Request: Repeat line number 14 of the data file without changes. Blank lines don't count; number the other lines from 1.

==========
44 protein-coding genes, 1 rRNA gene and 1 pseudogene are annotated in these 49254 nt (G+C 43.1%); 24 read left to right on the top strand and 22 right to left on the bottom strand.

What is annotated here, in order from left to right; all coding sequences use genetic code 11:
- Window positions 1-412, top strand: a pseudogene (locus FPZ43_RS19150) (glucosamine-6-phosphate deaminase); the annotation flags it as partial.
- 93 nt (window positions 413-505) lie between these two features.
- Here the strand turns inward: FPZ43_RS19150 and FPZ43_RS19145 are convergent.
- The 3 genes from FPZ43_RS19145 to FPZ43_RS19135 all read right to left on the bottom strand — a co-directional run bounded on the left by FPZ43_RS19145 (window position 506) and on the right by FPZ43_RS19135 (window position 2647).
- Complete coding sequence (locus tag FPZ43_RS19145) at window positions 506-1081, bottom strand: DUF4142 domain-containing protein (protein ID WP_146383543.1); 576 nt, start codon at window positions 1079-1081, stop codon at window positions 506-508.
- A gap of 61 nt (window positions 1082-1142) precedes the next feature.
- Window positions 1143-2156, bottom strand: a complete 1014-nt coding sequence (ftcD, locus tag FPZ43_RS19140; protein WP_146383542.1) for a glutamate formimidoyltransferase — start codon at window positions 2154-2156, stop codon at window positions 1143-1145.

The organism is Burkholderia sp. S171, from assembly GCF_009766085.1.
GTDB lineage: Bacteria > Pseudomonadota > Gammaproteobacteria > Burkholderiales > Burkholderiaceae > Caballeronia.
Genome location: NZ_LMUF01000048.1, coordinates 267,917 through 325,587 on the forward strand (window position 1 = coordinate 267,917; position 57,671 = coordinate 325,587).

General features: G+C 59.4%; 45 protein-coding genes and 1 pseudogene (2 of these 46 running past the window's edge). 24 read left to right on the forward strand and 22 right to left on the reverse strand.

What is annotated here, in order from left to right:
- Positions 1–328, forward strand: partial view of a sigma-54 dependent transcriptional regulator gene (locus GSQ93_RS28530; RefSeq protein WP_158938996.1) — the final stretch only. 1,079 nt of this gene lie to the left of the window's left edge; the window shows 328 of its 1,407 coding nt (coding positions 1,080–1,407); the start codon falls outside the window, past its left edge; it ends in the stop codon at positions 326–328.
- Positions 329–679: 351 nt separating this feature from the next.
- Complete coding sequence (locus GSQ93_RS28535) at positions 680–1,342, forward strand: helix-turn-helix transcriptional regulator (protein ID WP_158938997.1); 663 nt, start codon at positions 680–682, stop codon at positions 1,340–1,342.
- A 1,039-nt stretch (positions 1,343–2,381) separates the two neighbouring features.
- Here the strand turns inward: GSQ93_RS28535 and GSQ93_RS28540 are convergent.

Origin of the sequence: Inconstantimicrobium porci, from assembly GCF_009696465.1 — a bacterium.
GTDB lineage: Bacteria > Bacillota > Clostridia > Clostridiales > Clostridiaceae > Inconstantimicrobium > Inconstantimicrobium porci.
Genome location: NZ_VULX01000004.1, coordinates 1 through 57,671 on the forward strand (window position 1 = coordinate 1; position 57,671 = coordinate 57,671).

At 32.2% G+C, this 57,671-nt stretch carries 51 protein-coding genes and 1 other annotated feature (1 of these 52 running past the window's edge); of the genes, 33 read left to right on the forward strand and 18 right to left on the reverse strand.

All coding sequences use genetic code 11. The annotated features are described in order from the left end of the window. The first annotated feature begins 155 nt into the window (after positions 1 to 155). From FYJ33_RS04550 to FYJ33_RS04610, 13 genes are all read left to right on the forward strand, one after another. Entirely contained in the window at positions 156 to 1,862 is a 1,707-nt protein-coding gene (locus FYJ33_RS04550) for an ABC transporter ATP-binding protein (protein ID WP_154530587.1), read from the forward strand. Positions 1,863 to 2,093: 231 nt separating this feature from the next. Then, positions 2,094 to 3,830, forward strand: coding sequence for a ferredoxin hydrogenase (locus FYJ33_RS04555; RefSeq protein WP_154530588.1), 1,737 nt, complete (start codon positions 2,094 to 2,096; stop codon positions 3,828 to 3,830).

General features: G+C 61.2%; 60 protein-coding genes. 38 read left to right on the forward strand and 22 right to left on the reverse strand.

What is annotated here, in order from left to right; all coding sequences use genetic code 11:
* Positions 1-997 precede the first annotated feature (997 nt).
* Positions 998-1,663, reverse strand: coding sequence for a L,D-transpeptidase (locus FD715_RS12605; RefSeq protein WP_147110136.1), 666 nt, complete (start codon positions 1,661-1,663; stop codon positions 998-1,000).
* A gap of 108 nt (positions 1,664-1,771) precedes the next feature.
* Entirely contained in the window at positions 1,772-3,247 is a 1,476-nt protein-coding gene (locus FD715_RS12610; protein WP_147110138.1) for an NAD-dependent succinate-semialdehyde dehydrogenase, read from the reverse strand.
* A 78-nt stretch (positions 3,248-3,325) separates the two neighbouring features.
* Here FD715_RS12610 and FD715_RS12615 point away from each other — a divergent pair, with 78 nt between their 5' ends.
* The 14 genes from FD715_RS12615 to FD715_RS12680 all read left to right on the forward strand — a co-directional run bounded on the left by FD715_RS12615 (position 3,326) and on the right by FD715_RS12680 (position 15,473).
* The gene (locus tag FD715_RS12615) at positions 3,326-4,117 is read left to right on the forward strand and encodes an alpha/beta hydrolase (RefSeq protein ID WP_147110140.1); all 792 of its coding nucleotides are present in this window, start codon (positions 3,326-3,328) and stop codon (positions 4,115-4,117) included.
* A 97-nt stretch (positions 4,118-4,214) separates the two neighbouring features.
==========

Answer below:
What is annotated here, in order from left to right: